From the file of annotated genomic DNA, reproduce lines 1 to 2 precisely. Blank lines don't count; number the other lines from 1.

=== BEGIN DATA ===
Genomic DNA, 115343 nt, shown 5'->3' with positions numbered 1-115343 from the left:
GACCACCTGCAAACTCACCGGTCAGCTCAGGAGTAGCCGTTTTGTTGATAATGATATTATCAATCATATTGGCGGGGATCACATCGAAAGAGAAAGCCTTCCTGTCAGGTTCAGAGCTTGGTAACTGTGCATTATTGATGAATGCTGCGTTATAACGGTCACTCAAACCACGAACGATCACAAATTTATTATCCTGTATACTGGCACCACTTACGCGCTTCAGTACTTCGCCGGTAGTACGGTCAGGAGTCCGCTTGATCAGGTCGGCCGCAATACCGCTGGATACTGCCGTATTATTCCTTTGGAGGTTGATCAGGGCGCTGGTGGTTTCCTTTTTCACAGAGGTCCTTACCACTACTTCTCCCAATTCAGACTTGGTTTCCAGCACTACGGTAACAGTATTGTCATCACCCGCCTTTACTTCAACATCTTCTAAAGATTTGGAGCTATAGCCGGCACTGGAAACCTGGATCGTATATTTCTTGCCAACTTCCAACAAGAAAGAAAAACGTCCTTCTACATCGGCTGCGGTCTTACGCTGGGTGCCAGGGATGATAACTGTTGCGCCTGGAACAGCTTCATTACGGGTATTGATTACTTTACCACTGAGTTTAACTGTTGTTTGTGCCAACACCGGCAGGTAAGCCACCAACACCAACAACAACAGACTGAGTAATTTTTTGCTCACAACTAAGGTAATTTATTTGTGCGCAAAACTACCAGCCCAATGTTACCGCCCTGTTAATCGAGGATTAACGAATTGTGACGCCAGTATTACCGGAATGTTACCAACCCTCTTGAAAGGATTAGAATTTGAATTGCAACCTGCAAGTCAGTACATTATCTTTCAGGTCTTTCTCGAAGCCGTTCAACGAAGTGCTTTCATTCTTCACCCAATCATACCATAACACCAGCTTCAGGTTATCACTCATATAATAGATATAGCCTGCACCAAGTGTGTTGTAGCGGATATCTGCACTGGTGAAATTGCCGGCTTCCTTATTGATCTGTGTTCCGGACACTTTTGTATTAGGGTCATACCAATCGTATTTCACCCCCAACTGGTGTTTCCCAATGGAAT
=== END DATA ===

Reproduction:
Genomic DNA, 115343 nt, shown 5'->3' with positions numbered 1-115343 from the left:
GACCACCTGCAAACTCACCGGTCAGCTCAGGAGTAGCCGTTTTGTTGATAATGATATTATCAATCATATTGGCGGGGATCACATCGAAAGAGAAAGCCTTCCTGTCAGGTTCAGAGCTTGGTAACTGTGCATTATTGATGAATGCTGCGTTATAACGGTCACTCAAACCACGAACGATCACAAATTTATTATCCTGTATACTGGCACCACTTACGCGCTTCAGTACTTCGCCGGTAGTACGGTCAGGAGTCCGCTTGATCAGGTCGGCCGCAATACCGCTGGATACTGCCGTATTATTCCTTTGGAGGTTGATCAGGGCGCTGGTGGTTTCCTTTTTCACAGAGGTCCTTACCACTACTTCTCCCAATTCAGACTTGGTTTCCAGCACTACGGTAACAGTATTGTCATCACCCGCCTTTACTTCAACATCTTCTAAAGATTTGGAGCTATAGCCGGCACTGGAAACCTGGATCGTATATTTCTTGCCAACTTCCAACAAGAAAGAAAAACGTCCTTCTACATCGGCTGCGGTCTTACGCTGGGTGCCAGGGATGATAACTGTTGCGCCTGGAACAGCTTCATTACGGGTATTGATTACTTTACCACTGAGTTTAACTGTTGTTTGTGCCAACACCGGCAGGTAAGCCACCAACACCAACAACAACAGACTGAGTAATTTTTTGCTCACAACTAAGGTAATTTATTTGTGCGCAAAACTACCAGCCCAATGTTACCGCCCTGTTAATCGAGGATTAACGAATTGTGACGCCAGTATTACCGGAATGTTACCAACCCTCTTGAAAGGATTAGAATTTGAATTGCAACCTGCAAGTCAGTACATTATCTTTCAGGTCTTTCTCGAAGCCGTTCAACGAAGTGCTTTCATTCTTCACCCAATCATACCATAACACCAGCTTCAGGTTATCACTCATATAATAGATATAGCCTGCACCAAGTGTGTTGTAGCGGATATCTGCACTGGTGAAATTGCCGGCTTCCTTATTGATCTGTGTTCCGGACACTTTTGTATTAGGGTCATACCAATCGTATTTCACCCCCAACTGGTGTTTCCCAATGGAAT